I met Adam Swanson, Founder of QRZones via Instagram as it has now become the norm — networking business contacts and meeting new friends online. After exchanging several messages with Adam, I interviewed him on Zoom and was delighted with how much we had in common.
He was born and raised in North Vancouver, BC. Adam recently graduated from Thompson Rivers University in Kamloops with a Bachelors Degree in Computer Science.
Last summer during the chaos of the pandemic and one of the BLM (Black Lives Matter) marches that he participated in, he was inspired to spread POSITIVITY, to uplift people and build a platform to give back to the community. This is when QRZones was born …
Adam is not motivated by money. He enjoys teaching others and sharing his knowledge of computers. He loved leading a workshop for kindergarten to grade 7 children and developing a curriculum of computer science and coding.
He wants to propel people to open their minds and drive home his message that technology doesn’t have to be hard to learn. Adam uses easy to understand language to make people more comfortable with computers and how they can help us — to show us, laymen that it is a matter of ‘learnability’.
Adam is full of exciting new ideas and opportunities for Small Businesses to grow by saving money and the environment with QR Codes. I have met a kindred spirit who demonstrates my Love of Local! During our meeting we discussed working together to promote and market Local Businesses. Our shared love of building community, spreading positivity, and bringing people up can ONLY grow stronger.
This is the core of Adam’s mission, “lifting others up because when we do, we lift ourselves with them.”
To learn more how Adam Swanson and his team at QRZones can expand your business, visit their website and follow their Instagram.
Ahh, January, the month where we all decide to adopt a healthier lifestyle. Maybe lose some weight? Start a new fitness regime? Get better sleep? Meditate?
It can be overwhelming trying to decide where to focus our efforts. We know we want to feel better, but there are so many different options out there it can quickly lead to analysis paralysis and we end up doing nothing because we don’t know where to start.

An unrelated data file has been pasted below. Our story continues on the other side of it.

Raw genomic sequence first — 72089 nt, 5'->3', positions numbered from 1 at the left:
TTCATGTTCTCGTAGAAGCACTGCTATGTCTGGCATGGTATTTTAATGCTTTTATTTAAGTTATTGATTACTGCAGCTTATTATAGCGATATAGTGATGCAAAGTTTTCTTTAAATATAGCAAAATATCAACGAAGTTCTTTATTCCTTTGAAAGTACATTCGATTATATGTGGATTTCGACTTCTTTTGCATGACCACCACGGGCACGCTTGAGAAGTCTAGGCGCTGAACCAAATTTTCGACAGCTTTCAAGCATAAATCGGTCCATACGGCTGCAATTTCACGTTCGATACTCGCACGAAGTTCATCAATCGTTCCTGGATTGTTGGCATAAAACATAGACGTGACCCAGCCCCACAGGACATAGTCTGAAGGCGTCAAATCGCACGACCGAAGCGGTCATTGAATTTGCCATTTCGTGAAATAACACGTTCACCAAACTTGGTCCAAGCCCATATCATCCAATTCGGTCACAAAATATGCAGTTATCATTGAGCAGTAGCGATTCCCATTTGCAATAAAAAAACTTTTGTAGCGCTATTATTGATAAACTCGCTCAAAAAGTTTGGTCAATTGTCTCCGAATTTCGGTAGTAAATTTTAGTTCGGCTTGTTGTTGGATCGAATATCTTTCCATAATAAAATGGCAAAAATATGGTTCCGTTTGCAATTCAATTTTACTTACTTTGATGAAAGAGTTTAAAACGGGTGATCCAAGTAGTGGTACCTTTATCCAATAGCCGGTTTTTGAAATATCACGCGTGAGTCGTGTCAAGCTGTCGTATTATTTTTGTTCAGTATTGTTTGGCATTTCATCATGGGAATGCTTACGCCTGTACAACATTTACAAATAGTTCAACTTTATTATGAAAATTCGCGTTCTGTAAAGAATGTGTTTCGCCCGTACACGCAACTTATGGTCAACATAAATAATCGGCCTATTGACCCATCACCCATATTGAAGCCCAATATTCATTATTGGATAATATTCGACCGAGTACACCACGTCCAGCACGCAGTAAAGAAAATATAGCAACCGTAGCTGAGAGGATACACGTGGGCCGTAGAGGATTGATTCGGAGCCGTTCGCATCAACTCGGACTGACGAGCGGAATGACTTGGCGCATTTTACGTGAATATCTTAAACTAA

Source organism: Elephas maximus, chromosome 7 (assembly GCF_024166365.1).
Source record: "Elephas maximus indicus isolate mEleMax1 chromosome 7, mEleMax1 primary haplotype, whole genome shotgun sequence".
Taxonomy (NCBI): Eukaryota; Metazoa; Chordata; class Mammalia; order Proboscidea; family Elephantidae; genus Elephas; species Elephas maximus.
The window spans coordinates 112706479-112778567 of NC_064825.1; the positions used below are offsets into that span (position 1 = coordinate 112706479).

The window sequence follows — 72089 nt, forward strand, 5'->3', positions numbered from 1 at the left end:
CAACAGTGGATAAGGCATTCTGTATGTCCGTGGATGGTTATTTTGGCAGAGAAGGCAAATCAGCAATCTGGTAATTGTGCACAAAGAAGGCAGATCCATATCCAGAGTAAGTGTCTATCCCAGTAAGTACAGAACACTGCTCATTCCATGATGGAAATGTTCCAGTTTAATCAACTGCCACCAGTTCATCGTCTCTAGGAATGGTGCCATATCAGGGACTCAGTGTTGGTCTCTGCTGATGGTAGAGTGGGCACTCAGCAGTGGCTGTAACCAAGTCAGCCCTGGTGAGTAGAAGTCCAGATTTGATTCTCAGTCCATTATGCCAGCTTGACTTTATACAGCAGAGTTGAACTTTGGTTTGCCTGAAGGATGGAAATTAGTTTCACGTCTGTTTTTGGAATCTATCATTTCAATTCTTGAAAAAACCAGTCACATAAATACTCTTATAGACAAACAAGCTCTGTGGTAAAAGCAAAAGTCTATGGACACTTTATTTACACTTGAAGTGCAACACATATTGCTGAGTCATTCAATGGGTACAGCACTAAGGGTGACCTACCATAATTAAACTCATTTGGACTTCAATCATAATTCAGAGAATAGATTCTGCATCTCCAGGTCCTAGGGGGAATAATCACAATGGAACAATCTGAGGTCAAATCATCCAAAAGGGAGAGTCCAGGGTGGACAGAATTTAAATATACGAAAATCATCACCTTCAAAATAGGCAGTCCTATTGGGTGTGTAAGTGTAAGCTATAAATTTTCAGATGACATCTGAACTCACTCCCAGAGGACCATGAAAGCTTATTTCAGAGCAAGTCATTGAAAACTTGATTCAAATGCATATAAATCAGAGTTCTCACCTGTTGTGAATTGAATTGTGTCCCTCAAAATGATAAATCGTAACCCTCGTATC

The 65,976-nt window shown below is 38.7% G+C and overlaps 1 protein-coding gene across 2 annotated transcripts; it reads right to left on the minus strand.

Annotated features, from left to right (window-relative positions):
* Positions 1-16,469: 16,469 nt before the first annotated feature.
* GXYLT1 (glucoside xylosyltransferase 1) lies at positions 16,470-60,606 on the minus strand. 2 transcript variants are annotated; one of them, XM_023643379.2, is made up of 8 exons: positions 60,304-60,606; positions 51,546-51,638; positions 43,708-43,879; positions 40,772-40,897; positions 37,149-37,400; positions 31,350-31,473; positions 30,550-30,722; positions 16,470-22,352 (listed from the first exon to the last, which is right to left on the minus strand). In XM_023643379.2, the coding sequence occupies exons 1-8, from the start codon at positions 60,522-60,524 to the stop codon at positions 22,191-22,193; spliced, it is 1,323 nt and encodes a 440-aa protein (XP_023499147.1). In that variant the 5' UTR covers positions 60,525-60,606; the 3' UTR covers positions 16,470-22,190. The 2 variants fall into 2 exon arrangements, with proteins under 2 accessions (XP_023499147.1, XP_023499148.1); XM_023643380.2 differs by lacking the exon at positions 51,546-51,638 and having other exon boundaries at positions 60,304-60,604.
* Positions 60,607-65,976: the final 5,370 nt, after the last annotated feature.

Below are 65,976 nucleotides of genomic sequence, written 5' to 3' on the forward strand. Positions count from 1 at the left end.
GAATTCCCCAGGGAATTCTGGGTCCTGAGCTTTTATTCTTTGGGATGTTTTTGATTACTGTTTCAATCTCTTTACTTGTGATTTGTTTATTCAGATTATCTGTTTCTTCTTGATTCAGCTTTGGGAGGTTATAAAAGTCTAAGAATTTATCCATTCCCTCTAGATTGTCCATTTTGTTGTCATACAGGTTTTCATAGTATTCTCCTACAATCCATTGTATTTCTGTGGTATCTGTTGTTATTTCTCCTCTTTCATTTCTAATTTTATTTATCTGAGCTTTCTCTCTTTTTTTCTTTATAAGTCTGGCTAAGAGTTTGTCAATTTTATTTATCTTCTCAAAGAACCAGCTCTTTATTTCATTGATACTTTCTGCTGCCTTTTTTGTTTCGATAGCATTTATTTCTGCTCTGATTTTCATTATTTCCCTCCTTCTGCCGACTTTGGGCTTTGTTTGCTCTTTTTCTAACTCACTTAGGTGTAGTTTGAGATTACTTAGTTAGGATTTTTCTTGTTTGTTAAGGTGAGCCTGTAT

On the other hand, it is possible to take on too much at once. Starting a fitness program, cooking all your meals at home and trying to get 2 more hours of sleep every night, when you previously weren’t doing any of these things consistently, probably isn’t the recipe for success that you’re hoping for.
Extreme or time-consuming changes to your daily routine may be overwhelming when piled on top of all your regular responsibilities and commitments, to the point that you’ll likely end up abandoning your new healthy habits before you have time to reap the benefits.
So what are we to do? I recommend choosing one new habit or behavior that feels manageable right out of the gate. On a scale of 1-10 where 1 is ‘never gonna happen’ and 10 is ‘I can do this all day long’ it should be at least an 8, otherwise you need to scale back.
When we are successful at improving our habits and behaviors, we get motivated to make more changes. I know if feels like radical change will be the most effective, but it rarely is. Small, manageable changes will lead to lasting results.
You’re also more likely to keep doing something you enjoy, rather than grinding through something you hate; even the most disciplined person in the world will crack eventually if they don’t enjoy what they’re doing.
Let’s say you decide you’d like to get in better shape; going to the gym 5 days a week for an hour will surely get you results – right? Well maybe, but it will also probably get you injured and discouraged if you don’t really like going to the gym.
What if instead you signed up for a fun weekly exercise class, or tennis lesson, or set up a standing date to meet a friend for a walk? Seems like it wouldn’t be nearly as effective to get you to your goal as the gym option, but guess what? If you stop going to the gym after 2 weeks, you’re never going to reach your goal.
But maybe, after doing the exercise class for a month, you find another one to add to your week, and then you meet some like-minded people in the class and decide to get together on the weekend to go for a hike…you see where I’m going with this.
The same principle goes for your nutrition – if your eating habits need an overhaul, think about what small changes you could make easily. Do you eat out too much? Set a limit as to how many meals a week you’re going to eat out.
Don’t eat enough vegetables? Set a goal of trying 1 new vegetable a week or eating a certain number servings a day. Don’t buy 10 new vegetables at the grocery store with the expectation that you’re suddenly going to be eating them all day every day, chances are at weeks end you’ll be staring at a fridge full of rotten produce.
If you’re still tempted to bite off more than you can chew, try to narrow down your priorities – what single behavior change or new habit would have the biggest overall impact on your health and lifestyle?
If you’re struggling with injury or pain, working on your mobility would be a great place to start – if you’re not in pain, you’ll sleep better, feel more like exercising, and probably not be cranky all the time.
If you’re always low energy and tired, then improving your sleep would be beneficial – you’ll be less tired (obviously), keep your hunger in check, and have more energy to exercise more. Lots of benefits from one doable change.
So pick something you can start working on tomorrow, and make sure you’ll nail it. Define what you’re going to do, how often you’re going to do it, and how you’ll measure your success.